Filed under book | Tags: · book, cultural memory, digitisation, europeana, google, infrapolitics, infrastructure, knowledge, library, media infrastructure, monoskop, networks, shadow library, speed, ubuweb
“A new examination of mass digitization as an emerging sociopolitical and sociotechnical phenomenon that alters the politics of cultural memory.
Today, all of us with internet connections can access millions of digitized cultural artifacts from the comfort of our desks. Institutions and individuals add thousands of new cultural works to the digital sphere every day, creating new central nexuses of knowledge. How does this affect us politically and culturally? In this book, Nanna Bonde Thylstrup approaches mass digitization as an emerging sociopolitical and sociotechnical phenomenon, offering a new understanding of a defining concept of our time.
Arguing that digitization has become a global cultural political project, Thylstrup draws on case studies of different forms of mass digitization—including Google Books, Europeana, and the shadow libraries Monoskop, lib.ru, and Ubuweb—to suggest a different approach to the study of digital cultural memory archives. She constructs a new theoretical framework for understanding mass digitization that focuses on notions of assemblage, infrastructure, and infrapolitics. Mass digitization does not consist merely of neutral technical processes, Thylstrup argues, but of distinct subpolitical processes that give rise to new kinds of archives and new ways of interacting with the artifacts they contain. With this book, she offers important and timely guidance on how mass digitization alters the politics of cultural memory to impact our relationship with the past and with one another.”
Publisher MIT Press, 2018
ISBN 9780262039017, 026203901X
Reviews: Paul Conway (Journal of the Association for Information Science and Technology, 2019), Logan Brown (New Media & Society, 2019), Marc Kosciejew (Information & Culture, 2019), Lizzie Martin (Convergence, 2019).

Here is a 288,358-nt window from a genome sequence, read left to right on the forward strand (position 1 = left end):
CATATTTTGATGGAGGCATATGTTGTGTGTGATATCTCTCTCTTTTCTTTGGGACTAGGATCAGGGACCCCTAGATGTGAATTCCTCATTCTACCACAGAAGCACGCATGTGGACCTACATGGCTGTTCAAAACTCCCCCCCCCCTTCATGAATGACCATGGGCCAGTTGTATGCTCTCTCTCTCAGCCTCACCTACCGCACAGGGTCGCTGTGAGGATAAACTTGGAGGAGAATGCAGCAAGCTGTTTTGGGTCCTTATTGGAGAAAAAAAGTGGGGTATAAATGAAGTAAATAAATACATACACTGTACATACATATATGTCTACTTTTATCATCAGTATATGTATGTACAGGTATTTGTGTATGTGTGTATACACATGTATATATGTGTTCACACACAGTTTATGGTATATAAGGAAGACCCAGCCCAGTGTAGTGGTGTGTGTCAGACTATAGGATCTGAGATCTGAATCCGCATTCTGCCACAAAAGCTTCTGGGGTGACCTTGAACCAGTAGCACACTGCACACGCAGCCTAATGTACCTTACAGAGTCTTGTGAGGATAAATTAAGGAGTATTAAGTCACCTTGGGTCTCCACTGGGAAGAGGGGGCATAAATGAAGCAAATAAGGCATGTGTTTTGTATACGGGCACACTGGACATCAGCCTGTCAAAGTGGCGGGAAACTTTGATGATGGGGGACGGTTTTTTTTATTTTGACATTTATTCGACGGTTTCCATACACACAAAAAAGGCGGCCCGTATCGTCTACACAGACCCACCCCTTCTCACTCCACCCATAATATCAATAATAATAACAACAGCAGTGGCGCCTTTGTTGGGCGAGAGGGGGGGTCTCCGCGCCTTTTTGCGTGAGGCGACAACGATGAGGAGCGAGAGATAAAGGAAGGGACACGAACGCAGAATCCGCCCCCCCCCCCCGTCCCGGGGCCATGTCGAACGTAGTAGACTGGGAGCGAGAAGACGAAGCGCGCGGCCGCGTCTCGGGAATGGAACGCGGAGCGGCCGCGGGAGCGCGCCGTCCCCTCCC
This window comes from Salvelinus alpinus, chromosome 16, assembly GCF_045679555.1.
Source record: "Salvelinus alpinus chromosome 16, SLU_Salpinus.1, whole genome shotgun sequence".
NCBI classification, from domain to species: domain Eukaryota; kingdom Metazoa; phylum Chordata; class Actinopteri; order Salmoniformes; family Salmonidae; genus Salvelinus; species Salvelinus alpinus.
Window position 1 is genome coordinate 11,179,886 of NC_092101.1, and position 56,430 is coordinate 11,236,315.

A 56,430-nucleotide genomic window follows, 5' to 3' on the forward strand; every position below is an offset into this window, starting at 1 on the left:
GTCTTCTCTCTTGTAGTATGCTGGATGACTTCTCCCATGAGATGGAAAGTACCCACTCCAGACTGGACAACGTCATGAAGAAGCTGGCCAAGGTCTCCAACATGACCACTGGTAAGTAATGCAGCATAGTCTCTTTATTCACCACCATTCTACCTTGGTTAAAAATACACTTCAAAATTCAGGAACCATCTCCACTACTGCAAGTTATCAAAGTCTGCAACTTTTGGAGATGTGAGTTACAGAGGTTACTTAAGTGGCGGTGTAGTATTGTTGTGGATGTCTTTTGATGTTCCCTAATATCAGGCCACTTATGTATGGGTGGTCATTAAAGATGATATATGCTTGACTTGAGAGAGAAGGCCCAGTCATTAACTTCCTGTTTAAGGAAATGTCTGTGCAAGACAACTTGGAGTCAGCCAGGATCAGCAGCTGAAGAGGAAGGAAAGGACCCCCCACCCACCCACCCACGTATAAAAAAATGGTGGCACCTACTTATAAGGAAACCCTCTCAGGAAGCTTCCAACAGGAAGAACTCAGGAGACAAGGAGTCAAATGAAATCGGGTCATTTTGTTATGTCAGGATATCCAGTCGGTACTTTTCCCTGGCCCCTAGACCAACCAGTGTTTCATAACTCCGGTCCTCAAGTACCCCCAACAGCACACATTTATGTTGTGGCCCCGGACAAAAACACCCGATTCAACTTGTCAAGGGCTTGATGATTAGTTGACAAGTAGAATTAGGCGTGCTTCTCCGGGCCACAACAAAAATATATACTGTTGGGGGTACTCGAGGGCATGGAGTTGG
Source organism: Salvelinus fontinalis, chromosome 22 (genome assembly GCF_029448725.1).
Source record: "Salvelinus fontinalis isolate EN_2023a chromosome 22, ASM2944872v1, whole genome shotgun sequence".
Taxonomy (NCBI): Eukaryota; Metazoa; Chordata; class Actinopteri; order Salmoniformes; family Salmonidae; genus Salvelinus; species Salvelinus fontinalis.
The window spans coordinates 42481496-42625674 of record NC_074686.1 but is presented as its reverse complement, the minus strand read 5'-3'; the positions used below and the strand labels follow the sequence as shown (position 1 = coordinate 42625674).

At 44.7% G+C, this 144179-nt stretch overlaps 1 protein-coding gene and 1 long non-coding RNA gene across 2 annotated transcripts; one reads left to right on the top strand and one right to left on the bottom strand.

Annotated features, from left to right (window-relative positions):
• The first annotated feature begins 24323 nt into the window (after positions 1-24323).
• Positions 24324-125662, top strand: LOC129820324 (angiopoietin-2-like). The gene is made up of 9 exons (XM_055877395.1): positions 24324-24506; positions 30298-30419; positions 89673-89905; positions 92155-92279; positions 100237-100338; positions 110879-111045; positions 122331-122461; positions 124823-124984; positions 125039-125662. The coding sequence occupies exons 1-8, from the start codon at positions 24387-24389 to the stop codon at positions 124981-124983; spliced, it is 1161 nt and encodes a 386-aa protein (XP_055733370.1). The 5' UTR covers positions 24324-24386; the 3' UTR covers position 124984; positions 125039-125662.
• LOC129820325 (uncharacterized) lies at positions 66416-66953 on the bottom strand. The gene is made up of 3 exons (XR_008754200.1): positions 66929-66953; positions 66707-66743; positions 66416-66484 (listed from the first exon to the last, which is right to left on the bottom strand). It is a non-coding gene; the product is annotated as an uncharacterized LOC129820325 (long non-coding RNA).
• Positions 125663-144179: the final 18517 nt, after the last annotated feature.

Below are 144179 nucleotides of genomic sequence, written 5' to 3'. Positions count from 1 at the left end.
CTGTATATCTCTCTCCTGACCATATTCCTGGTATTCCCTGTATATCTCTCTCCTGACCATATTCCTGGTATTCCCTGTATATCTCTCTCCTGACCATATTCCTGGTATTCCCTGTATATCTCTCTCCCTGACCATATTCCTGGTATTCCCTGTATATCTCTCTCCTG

Commentary: Seb Chan (2019), Bill Caraher (2019).
Filed under book | Tags: · archive, archiving, cultural memory, digital media, diy, fan culture, fiction, internet, preservation
“The task of archiving was once entrusted only to museums, libraries, and other institutions that acted as repositories of culture in material form. But with the rise of digital networked media, a multitude of self-designated archivists—fans, pirates, hackers—have become practitioners of cultural preservation on the Internet. These nonprofessional archivists have democratized cultural memory, building freely accessible online archives of whatever content they consider suitable for digital preservation. In Rogue Archives, Abigail De Kosnik examines the practice of archiving in the transition from print to digital media, looking in particular at Internet fan fiction archives.
De Kosnik explains that media users today regard all of mass culture as an archive, from which they can redeploy content for their own creations. Hence, “remix culture” and fan fiction are core genres of digital cultural production. De Kosnik explores, among other things, the anticanonical archiving styles of Internet preservationists; the volunteer labor of online archiving; how fan archives serve women and queer users as cultural resources; archivists’ efforts to attract racially and sexually diverse content; and how digital archives adhere to the logics of performance more than the logics of print. She also considers the similarities and differences among free culture, free software, and fan communities, and uses digital humanities tools to quantify and visualize the size, user base, and rate of growth of several online fan archives.”
Publisher MIT Press, 2016
ISBN 9780262034661, 0262034662
Reviews: Jan Baetens (Leonardo, 2017), Amanda Gilroy (PopMatters, 2017), Ludi Price (2016), Silvia Bertolotti (DigiCult, 2016).
Interview with author: Henry Jenkins (2016), Christina Yang (TDR, 2019).
Klára Jirková, Aleš Čermák (eds.): Formování historie. Interpretace dějin z pohledu různých států (2012) [Czech]
Filed under book | Tags: · cultural memory, historiography, history
A comparative survey of how the events of Second World War are interpreted in history textbooks from nine countries today.
“Kniha se zabývá interpretací dějin z pohledu různých států. Je vytvořena jako obraz jedné a té samé události – druhé světové války. Vedle sebe se potkávají přeložené části textu z učebnic dějepisu devíti různých zemí světa. Důležitým motivem této knihy je možnost porovnávání faktů, které se za normálních okolností nemají či spíše ani nemohou setkat.”
Publisher Academy of Fine Arts & Ausdruck Books, Prague, 2012